Not quite sure how my “favourite book by my favourite author” wouldn’t be my favourite book of all time…But I guess I should try to come up with something different.

Won’t be too different, though. When I think about the story that’s had the biggest impression on me over the longest time… Of Mice and Men.

It was one of the first Steinbeck stories I read. As a novella it’s a beautifully concise example of his style, with descriptive passages evoking the landscape alongside narrative passages. Thematically, the book’s discussion of the need we all have for companionship and the systems that work to keep us isolated from each other is significant, and the emotional core of the book, the relationship between George and Lennie, is truthful even almost a century later.

And the Gary Sinese and John Malkovich movie version might just be one of my favourite films of all time. I certainly watch it more often than probably any other movie.

So there we are. 30 days of my apparently surprisingly narrow reading habits.

Favourite title

October 10, 2011

I’m becoming a broken record, but this exercise is making me realize how much of my reading life was shaped by a few influences (I think I’m more widely read than this seems, but when something’s important or well-loved, that’s the way it is).

So I was thinking of A Wrinkle in Time, which so beautifully describes one of the central ideas of L’Engle’s novel.

But then I thought about how much I love Steinbeck’s titles of classical allusion. Grapes of Wrath, from the Battle Hymn of the Republic; In Dubious Battle, from Satan’s war with God in Paradise Lost; and The Winter of our Discontent, from Richard III. I love puzzling out all the implications that one text has on another, and I think the one I like best, because of the characters and texts involved are most ambiguous, is The Winter of our Discontent.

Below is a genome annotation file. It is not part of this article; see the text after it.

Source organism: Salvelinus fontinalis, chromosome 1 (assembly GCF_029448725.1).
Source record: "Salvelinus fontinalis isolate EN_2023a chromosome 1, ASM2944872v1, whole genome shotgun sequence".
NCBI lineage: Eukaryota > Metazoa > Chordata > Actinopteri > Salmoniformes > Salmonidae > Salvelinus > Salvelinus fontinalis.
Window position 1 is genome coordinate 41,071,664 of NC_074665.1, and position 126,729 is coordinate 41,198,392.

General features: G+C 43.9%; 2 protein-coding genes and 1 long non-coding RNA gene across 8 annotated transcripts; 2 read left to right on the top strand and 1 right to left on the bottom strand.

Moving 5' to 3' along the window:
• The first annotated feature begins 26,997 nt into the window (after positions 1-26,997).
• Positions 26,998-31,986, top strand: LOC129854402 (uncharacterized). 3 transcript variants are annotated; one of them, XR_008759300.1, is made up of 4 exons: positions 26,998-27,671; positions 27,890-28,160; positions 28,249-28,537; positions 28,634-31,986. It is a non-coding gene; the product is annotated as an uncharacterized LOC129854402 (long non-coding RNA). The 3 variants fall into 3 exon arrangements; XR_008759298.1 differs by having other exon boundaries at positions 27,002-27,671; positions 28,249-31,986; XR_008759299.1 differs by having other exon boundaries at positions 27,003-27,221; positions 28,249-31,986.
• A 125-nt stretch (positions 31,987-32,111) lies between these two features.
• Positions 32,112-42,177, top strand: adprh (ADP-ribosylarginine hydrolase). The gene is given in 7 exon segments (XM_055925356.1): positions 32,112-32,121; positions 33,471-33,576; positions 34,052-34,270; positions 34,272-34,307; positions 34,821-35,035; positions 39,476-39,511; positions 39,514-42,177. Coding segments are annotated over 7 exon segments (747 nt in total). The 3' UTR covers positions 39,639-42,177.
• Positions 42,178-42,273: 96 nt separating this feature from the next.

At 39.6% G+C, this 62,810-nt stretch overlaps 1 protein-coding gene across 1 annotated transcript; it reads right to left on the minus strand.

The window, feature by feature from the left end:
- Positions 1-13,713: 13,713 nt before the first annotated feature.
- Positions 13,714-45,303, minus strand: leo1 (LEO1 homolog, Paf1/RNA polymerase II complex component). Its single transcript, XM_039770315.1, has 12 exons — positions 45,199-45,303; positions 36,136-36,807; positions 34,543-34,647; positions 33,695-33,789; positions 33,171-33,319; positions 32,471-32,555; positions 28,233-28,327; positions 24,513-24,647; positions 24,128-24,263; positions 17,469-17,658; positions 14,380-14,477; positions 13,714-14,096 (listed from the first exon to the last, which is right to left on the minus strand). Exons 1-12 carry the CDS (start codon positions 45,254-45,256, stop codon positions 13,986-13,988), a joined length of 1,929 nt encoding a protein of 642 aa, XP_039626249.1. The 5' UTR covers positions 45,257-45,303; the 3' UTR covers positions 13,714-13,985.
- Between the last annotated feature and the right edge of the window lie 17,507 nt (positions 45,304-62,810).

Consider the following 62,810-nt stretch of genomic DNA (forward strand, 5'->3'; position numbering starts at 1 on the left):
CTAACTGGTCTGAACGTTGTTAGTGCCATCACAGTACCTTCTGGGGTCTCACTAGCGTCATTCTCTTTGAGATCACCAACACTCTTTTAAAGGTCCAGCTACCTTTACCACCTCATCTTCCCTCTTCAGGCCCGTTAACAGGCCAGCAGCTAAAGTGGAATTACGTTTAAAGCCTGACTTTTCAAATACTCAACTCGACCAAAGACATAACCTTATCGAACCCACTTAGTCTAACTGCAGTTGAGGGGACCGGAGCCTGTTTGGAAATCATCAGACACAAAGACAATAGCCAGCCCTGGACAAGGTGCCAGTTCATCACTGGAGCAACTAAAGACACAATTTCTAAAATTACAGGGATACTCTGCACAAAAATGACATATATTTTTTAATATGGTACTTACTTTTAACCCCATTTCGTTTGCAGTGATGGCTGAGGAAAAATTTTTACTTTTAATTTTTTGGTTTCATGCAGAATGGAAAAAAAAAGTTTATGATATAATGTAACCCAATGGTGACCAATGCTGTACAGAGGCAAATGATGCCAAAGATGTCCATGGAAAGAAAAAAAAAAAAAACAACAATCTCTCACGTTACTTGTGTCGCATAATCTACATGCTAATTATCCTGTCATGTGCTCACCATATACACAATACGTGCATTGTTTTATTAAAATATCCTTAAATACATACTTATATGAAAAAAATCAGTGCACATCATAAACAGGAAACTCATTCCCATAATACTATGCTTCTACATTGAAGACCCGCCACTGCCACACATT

One that I was pleased to read because of how it took me aback and made me reconsider my own thinking… JFK’s Profiles in Courage. I talked about it here.

In an age where we’ve come to feel that other people should be able to give us the answers and solve our problems, it was refreshing to read JFK’s call for personal responsibility, and that if we required more from the people we support in the public sphere, things would, eventually, improve. Only paying attention to them every four years doesn’t do any of us any good, nor does taking the promises of people who say they can put more money in your pocket.

I’d love to have more money. On the other hand, I also love living in a country that takes some care of its marginalized people, allows the opportunity to become better educated in whatever field I choose, and the freedom to do most anything I’d want. I don’t think higher taxes are too high a price to pay for those things, and I’m ashamed that politicians seem to be able to convince us otherwise.